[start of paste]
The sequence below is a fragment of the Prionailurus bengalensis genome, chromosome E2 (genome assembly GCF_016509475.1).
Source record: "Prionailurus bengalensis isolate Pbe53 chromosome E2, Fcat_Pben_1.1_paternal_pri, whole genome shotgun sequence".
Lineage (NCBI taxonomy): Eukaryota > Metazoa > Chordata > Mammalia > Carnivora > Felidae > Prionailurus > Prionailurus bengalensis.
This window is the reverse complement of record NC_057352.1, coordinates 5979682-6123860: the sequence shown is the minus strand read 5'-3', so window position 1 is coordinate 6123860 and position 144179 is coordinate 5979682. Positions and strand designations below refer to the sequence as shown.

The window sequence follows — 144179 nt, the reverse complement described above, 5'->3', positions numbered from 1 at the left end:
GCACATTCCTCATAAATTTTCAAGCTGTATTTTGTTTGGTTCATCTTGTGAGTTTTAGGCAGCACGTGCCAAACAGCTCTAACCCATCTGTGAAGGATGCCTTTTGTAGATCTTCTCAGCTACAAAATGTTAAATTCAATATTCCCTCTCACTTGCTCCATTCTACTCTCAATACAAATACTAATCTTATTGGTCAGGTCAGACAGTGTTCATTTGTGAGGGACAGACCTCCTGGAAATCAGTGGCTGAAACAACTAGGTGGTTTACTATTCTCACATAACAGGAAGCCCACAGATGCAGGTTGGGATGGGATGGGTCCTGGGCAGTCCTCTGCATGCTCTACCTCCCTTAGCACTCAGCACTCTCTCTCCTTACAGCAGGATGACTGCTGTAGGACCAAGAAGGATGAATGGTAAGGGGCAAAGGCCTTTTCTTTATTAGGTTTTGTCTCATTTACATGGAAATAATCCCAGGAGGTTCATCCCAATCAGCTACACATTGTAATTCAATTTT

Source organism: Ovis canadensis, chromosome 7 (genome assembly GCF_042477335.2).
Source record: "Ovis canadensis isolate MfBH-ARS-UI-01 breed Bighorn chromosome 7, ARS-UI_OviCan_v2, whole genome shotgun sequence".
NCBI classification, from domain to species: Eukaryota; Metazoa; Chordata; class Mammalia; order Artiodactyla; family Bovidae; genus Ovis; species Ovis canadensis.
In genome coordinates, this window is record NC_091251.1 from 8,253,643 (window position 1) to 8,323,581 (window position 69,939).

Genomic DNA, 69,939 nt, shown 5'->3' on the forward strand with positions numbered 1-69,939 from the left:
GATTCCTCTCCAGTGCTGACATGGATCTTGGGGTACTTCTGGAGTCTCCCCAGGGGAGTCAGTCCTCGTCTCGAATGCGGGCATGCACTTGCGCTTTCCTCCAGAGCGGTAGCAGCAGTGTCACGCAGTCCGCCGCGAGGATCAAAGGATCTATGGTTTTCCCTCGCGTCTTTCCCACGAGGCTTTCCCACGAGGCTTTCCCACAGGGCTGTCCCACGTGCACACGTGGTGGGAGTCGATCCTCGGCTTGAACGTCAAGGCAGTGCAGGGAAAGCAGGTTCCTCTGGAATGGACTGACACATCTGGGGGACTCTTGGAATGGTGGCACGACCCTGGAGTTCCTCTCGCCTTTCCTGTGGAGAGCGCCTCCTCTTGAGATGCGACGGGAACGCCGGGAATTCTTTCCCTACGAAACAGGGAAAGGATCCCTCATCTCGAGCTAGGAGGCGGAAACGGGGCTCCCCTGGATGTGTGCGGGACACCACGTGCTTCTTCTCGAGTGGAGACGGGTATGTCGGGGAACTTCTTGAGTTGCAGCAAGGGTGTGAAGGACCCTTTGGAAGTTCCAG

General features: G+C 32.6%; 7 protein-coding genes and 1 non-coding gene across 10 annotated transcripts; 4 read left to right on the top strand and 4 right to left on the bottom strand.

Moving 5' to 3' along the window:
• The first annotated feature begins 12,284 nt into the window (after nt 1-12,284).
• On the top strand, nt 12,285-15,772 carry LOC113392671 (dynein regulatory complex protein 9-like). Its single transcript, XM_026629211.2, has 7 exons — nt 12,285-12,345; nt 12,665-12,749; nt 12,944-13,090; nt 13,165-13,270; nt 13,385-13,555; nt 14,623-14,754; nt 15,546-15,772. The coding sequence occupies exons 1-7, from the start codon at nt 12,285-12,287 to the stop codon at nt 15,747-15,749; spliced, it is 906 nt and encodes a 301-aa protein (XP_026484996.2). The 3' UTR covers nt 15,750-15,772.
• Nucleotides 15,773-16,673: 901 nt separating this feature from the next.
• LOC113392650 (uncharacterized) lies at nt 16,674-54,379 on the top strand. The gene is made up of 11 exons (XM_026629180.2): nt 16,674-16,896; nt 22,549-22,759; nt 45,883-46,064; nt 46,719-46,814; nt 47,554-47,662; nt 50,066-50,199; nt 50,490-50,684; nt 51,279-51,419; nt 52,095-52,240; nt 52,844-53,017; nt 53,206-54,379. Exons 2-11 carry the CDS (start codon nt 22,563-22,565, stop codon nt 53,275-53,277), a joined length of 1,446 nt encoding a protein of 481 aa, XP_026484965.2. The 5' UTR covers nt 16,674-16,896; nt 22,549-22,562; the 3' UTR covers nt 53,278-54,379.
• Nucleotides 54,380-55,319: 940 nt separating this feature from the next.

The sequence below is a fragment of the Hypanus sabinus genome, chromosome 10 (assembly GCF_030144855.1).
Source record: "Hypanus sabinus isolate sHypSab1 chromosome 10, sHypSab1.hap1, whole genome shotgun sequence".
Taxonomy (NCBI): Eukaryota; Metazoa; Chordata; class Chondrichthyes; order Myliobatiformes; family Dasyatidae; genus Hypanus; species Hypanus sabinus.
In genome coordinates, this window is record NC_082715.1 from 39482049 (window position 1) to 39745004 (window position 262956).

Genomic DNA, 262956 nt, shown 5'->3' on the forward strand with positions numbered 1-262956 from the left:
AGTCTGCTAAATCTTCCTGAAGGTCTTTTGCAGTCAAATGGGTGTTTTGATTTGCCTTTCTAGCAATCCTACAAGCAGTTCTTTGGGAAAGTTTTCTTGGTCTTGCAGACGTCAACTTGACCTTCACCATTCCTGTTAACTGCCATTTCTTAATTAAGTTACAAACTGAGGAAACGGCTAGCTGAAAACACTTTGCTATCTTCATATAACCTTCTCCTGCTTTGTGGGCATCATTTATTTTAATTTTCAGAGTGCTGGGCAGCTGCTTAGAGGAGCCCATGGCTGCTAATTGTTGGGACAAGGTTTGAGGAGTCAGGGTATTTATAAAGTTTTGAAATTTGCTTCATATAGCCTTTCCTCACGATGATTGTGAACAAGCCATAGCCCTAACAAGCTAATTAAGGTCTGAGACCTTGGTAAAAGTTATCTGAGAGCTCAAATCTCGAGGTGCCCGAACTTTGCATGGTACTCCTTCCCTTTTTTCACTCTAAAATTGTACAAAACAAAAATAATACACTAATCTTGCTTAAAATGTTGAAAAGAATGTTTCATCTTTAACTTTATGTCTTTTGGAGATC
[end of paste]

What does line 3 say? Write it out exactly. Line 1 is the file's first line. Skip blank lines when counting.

Lineage (NCBI taxonomy): Eukaryota > Metazoa > Chordata > Mammalia > Carnivora > Felidae > Prionailurus > Prionailurus bengalensis.